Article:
Rich Hopkins came of age on his abilities as a guitar-slinger and songwriter. His ear-bending way of expression became a rock ’n‘ roll definition of the romantic American southwest, these desert blasts filled with spirited tales, soaring hooks and a warm, beating heart. The songs pump blood in that essential way that says there’s nothing else in life for Hopkins but the song. Think of the music as an aural equivalent of rainwater-etched swirls in sandstone-it’s got timeless unstoppable beauty, and its shape sometimes shifts in graceful ways, but it’s always formable, always heavy.
Yes, that might sound like bio-ready hyperbole, but hold on: Trust the sizable audiences the world over who have long regarded Hopkins as the essential lifeguard of „desert rock,“ audiences who have responded to Hopkins‘ guitar heroics and scruffily quixotic songs since the storied, late-’80s and ’90s albums he made with that rowdy (now-mythological) major-label combo he co-founded called The Sidewinders (later rechristened The Sand Rubies), and then his own Rich Hopkins and the Luminarios. Nearly two-dozen albums all told, each persuasive and subtly dramatic, like a mounting monsoon storm, and also fun as hell.
Along the way he met Texas born-and-raised Lisa Novak, another gifted singer/songwriter whose shrewd yet empathetic storytelling rivals good short-story fiction, and whose voice and songwriting resembles a dusty mix of Emmylou Harris and Aimee Mann, and that’s considering just how hallowed (and odious) such comparisons can be.
Hopkins and Novak partnered in song in ’06, and wedding bells ensued. The union revealed a mastery of songwriting-they collaborated on five Luninarios albums-so it’s no surprise that their brand-new album, My Way or the Highway, finds the duo sharing the marquee. Songs see-saw between strident boy-girl rock ’n‘ roll tension and rootsy beauty, with stops at garage, hardened country rock and even hip-hop. Folks, that ain’t easy to pull off.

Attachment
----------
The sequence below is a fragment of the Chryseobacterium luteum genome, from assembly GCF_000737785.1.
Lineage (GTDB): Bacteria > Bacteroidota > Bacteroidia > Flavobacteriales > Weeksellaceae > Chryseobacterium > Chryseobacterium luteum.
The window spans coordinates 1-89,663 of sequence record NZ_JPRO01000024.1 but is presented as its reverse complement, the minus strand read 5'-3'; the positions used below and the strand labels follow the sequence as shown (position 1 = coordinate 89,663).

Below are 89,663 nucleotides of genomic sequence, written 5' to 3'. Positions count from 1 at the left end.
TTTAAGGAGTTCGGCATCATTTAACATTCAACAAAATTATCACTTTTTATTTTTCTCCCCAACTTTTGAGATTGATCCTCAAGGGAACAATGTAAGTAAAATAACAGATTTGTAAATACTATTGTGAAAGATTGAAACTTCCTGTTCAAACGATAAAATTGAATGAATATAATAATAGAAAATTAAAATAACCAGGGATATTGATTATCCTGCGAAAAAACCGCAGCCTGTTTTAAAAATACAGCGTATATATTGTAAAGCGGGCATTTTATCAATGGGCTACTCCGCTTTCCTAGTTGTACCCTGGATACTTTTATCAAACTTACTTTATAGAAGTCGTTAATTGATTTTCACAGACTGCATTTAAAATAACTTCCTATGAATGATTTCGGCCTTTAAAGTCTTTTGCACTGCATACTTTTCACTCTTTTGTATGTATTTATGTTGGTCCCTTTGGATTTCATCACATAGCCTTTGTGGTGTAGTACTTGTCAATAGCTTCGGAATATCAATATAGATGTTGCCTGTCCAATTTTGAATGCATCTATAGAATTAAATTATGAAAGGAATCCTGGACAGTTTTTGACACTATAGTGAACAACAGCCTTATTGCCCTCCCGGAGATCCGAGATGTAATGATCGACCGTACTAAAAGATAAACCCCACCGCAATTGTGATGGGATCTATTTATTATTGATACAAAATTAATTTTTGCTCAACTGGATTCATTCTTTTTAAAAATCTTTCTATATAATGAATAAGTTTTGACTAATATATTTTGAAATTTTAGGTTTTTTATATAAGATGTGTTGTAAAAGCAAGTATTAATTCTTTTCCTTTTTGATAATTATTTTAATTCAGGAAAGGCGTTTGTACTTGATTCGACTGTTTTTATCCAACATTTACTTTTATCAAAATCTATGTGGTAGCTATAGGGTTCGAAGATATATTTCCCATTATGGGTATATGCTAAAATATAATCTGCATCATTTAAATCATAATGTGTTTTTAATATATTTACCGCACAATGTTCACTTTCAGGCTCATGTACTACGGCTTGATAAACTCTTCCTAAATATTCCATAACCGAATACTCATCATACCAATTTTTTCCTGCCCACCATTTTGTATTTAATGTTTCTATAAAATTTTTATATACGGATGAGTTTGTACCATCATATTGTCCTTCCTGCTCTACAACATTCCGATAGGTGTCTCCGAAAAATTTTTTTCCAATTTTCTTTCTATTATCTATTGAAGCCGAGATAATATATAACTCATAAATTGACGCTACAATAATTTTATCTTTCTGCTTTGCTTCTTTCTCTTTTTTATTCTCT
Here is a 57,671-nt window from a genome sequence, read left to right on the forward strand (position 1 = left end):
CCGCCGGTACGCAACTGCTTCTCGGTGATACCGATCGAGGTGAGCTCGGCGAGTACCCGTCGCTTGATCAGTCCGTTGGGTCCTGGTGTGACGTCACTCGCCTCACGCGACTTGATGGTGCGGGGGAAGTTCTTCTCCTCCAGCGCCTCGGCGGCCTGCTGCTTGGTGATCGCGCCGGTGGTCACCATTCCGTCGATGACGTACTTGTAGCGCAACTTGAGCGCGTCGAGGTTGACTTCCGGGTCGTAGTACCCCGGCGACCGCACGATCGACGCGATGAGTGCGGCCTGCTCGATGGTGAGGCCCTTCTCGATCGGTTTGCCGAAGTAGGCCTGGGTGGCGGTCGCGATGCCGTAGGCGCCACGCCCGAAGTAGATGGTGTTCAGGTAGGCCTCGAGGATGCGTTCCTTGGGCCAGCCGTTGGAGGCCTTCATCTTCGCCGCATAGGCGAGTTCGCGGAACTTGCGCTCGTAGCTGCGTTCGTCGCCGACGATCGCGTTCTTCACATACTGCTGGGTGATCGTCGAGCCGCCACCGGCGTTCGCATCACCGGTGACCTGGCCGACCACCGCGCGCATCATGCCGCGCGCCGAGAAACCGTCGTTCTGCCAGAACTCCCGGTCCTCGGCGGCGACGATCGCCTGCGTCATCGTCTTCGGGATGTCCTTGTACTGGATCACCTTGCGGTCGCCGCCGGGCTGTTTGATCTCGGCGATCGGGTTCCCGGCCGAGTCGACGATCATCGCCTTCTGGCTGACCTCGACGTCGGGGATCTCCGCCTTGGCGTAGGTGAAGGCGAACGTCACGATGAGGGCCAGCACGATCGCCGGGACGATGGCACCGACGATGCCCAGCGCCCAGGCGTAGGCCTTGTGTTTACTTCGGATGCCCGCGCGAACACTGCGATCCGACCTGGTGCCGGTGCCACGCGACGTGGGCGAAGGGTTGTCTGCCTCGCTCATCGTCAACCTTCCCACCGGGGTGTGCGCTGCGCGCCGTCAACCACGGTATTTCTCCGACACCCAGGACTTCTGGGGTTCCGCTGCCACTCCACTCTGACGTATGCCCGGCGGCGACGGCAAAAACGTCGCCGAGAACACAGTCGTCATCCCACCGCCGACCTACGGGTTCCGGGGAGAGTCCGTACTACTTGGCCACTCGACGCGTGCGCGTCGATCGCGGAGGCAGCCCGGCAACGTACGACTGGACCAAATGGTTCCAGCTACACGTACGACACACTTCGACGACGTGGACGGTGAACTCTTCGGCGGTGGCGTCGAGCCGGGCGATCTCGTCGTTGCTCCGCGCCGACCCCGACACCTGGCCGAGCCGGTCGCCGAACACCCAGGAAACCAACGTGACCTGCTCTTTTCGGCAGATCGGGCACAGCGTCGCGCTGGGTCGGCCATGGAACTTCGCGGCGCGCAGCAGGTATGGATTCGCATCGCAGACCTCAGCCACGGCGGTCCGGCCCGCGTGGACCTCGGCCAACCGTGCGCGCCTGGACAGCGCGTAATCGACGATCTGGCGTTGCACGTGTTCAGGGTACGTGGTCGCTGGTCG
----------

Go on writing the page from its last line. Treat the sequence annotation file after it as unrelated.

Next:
They co-produced the record with the golden-eared Lars Goransson, recorded it primarily in Austin, TX, and some in Tucson, AZ. It boasts a stellar guest list too, including, but not limited to, bassist George Reiff from Joe Walsh’s band, and Alejandro Escovedo’s consistently classy guitarist Jon Sanchez.
You can picture yourself lost in dusty arroyos and acres of dry mesquites on songs like the acoustic instrumental „Lost Highway,“ and in the narrative epic „Angel of the Cascade,“ which tells of a Mexican escapade with a redemptive denouement. The Novak-sung pleader „Want You Around“ is drop-dead lovely, a hit-in-a-perfect-world that mixes sweet pop and folk with rock ’n‘ roll and hints of jangly twang. Semi-tender „Come Hell or High Water“ flips a Beatle reference into a treatise on punctured pride, and „If You Want To“ is a country-rockish nod to the great southern rock bands of yore, and features Tucson stars like ex-Bob Dylan drummer Winston Watson. „Meant for Mo“ finds Tucson hip-hop maestro Cesar Aguirre spitting stinging verses about personal freedoms and the song spectacularly highlights Hopkins‘ killer, Neil Young-stranded-in-Sonoran-desert riffs. The musical blend stuns. Then imagine railroad cars marching over high desert plains, through ghost towns and fading truckstops on songs like the hypnotic „Gnashing of Teeth,“ and tender teardrop „Walkaway Again.“ There’s that kind of yearning. In fact, this entire album holds together like some kind of mad, passionate love; pretty perfect in its unpredictable turbulence and sadnesses, and absolutely worth it for the long, dreamy haul, and all those sandstone swirls.